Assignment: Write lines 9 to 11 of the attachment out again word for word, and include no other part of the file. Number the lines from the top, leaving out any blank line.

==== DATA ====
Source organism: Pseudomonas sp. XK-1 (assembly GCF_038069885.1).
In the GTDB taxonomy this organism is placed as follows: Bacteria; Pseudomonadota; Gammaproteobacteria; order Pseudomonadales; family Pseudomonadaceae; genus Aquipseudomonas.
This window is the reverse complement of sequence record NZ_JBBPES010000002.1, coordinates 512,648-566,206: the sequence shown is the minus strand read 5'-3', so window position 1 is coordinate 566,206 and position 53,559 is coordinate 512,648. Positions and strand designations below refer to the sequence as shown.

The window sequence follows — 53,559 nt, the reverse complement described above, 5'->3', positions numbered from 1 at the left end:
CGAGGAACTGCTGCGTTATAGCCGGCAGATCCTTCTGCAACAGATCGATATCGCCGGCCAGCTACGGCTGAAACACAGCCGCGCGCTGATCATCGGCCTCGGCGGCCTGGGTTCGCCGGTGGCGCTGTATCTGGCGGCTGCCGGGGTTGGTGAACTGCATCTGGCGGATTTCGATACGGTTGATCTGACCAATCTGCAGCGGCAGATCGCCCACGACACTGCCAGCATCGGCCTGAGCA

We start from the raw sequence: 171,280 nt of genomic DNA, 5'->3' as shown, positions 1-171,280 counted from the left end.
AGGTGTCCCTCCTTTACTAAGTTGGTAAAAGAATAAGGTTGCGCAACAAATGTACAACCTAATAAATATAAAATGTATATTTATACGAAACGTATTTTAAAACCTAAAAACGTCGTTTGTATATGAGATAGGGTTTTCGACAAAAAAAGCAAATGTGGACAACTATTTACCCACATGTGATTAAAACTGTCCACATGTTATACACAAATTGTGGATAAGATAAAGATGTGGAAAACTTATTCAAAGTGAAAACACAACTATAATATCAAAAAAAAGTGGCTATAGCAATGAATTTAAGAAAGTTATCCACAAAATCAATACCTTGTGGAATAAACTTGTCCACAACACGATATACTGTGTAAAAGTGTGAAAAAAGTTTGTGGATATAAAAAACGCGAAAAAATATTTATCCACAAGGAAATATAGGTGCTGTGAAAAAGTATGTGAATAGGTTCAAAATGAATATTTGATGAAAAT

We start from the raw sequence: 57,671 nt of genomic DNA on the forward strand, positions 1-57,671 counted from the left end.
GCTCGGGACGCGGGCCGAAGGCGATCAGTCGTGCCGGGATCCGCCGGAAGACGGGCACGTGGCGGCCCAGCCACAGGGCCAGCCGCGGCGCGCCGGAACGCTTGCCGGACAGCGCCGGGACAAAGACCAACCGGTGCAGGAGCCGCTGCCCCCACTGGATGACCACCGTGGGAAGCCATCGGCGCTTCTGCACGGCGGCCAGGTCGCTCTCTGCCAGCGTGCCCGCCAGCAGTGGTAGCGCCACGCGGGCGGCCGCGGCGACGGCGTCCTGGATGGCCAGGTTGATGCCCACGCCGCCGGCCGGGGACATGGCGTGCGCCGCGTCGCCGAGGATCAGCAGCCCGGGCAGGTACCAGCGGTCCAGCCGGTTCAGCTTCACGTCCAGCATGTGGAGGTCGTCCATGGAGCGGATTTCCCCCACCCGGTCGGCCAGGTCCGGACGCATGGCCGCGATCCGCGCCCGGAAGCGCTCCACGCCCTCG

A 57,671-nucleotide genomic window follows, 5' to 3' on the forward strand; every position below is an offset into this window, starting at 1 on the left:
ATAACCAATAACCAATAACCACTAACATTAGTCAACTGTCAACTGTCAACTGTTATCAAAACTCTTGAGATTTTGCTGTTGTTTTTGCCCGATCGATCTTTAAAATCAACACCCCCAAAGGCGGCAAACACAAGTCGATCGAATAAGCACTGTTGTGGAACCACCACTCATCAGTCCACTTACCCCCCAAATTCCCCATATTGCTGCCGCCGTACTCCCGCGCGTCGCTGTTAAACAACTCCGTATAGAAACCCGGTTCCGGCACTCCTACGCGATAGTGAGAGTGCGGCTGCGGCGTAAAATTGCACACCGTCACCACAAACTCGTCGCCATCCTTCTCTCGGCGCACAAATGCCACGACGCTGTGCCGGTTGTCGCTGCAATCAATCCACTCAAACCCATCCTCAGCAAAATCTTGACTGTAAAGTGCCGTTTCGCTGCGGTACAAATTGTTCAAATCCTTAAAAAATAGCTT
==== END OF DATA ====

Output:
GCTCGGGACGCGGGCCGAAGGCGATCAGTCGTGCCGGGATCCGCCGGAAGACGGGCACGTGGCGGCCCAGCCACAGGGCCAGCCGCGGCGCGCCGGAACGCTTGCCGGACAGCGCCGGGACAAAGACCAACCGGTGCAGGAGCCGCTGCCCCCACTGGATGACCACCGTGGGAAGCCATCGGCGCTTCTGCACGGCGGCCAGGTCGCTCTCTGCCAGCGTGCCCGCCAGCAGTGGTAGCGCCACGCGGGCGGCCGCGGCGACGGCGTCCTGGATGGCCAGGTTGATGCCCACGCCGCCGGCCGGGGACATGGCGTGCGCCGCGTCGCCGAGGATCAGCAGCCCGGGCAGGTACCAGCGGTCCAGCCGGTTCAGCTTCACGTCCAGCATGTGGAGGTCGTCCATGGAGCGGATTTCCCCCACCCGGTCGGCCAGGTCCGGACGCATGGCCGCGATCCGCGCCCGGAAGCGCTCCACGCCCTCG

A 57,671-nucleotide genomic window follows, 5' to 3' on the forward strand; every position below is an offset into this window, starting at 1 on the left:
ATAACCAATAACCAATAACCACTAACATTAGTCAACTGTCAACTGTCAACTGTTATCAAAACTCTTGAGATTTTGCTGTTGTTTTTGCCCGATCGATCTTTAAAATCAACACCCCCAAAGGCGGCAAACACAAGTCGATCGAATAAGCACTGTTGTGGAACCACCACTCATCAGTCCACTTACCCCCCAAATTCCCCATATTGCTGCCGCCGTACTCCCGCGCGTCGCTGTTAAACAACTCCGTATAGAAACCCGGTTCCGGCACTCCTACGCGATAGTGAGAGTGCGGCTGCGGCGTAAAATTGCACACCGTCACCACAAACTCGTCGCCATCCTTCTCTCGGCGCACAAATGCCACGACGCTGTGCCGGTTGTCGCTGCAATCAATCCACTCAAACCCATCCTCAGCAAAATCTTGACTGTAAAGTGCCGTTTCGCTGCGGTACAAATTGTTCAAATCCTTAAAAAATAGCTT